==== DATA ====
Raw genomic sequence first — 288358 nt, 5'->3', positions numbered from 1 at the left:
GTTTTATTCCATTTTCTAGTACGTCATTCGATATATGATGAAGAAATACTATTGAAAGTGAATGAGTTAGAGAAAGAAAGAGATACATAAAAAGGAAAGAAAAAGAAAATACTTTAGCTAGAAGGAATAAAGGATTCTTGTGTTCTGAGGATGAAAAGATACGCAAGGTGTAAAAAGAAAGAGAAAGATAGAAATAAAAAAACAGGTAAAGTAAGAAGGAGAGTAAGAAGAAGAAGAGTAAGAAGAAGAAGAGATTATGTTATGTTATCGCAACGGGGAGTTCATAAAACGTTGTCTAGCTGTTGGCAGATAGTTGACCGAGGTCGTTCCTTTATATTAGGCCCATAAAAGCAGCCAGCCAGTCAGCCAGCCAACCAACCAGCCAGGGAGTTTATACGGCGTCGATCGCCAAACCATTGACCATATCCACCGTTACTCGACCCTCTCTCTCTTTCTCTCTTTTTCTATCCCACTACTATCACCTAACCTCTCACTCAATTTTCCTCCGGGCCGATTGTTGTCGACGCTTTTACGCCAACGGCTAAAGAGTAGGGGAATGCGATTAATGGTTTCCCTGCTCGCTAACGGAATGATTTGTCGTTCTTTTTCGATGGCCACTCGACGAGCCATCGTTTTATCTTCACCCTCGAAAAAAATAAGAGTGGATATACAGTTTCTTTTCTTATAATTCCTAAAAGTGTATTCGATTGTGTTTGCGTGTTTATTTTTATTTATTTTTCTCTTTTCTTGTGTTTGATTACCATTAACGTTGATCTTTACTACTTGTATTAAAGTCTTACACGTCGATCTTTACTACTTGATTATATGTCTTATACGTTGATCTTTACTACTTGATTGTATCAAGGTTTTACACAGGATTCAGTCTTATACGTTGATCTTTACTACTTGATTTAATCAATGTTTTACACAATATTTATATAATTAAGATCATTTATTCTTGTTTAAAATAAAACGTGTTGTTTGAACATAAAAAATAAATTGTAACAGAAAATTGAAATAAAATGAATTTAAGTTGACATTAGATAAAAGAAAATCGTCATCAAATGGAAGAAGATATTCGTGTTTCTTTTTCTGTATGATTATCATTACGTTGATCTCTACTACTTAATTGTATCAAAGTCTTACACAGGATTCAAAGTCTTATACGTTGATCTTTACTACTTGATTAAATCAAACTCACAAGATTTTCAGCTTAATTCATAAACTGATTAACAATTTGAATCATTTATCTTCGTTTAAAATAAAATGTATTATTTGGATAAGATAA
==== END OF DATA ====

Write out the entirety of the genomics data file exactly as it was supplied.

Raw genomic sequence first — 288358 nt, 5'->3', positions numbered from 1 at the left:
GTTTTATTCCATTTTCTAGTACGTCATTCGATATATGATGAAGAAATACTATTGAAAGTGAATGAGTTAGAGAAAGAAAGAGATACATAAAAAGGAAAGAAAAAGAAAATACTTTAGCTAGAAGGAATAAAGGATTCTTGTGTTCTGAGGATGAAAAGATACGCAAGGTGTAAAAAGAAAGAGAAAGATAGAAATAAAAAAACAGGTAAAGTAAGAAGGAGAGTAAGAAGAAGAAGAGTAAGAAGAAGAAGAGATTATGTTATGTTATCGCAACGGGGAGTTCATAAAACGTTGTCTAGCTGTTGGCAGATAGTTGACCGAGGTCGTTCCTTTATATTAGGCCCATAAAAGCAGCCAGCCAGTCAGCCAGCCAACCAACCAGCCAGGGAGTTTATACGGCGTCGATCGCCAAACCATTGACCATATCCACCGTTACTCGACCCTCTCTCTCTTTCTCTCTTTTTCTATCCCACTACTATCACCTAACCTCTCACTCAATTTTCCTCCGGGCCGATTGTTGTCGACGCTTTTACGCCAACGGCTAAAGAGTAGGGGAATGCGATTAATGGTTTCCCTGCTCGCTAACGGAATGATTTGTCGTTCTTTTTCGATGGCCACTCGACGAGCCATCGTTTTATCTTCACCCTCGAAAAAAATAAGAGTGGATATACAGTTTCTTTTCTTATAATTCCTAAAAGTGTATTCGATTGTGTTTGCGTGTTTATTTTTATTTATTTTTCTCTTTTCTTGTGTTTGATTACCATTAACGTTGATCTTTACTACTTGTATTAAAGTCTTACACGTCGATCTTTACTACTTGATTATATGTCTTATACGTTGATCTTTACTACTTGATTGTATCAAGGTTTTACACAGGATTCAGTCTTATACGTTGATCTTTACTACTTGATTTAATCAATGTTTTACACAATATTTATATAATTAAGATCATTTATTCTTGTTTAAAATAAAACGTGTTGTTTGAACATAAAAAATAAATTGTAACAGAAAATTGAAATAAAATGAATTTAAGTTGACATTAGATAAAAGAAAATCGTCATCAAATGGAAGAAGATATTCGTGTTTCTTTTTCTGTATGATTATCATTACGTTGATCTCTACTACTTAATTGTATCAAAGTCTTACACAGGATTCAAAGTCTTATACGTTGATCTTTACTACTTGATTAAATCAAACTCACAAGATTTTCAGCTTAATTCATAAACTGATTAACAATTTGAATCATTTATCTTCGTTTAAAATAAAATGTATTATTTGGATAAGATAA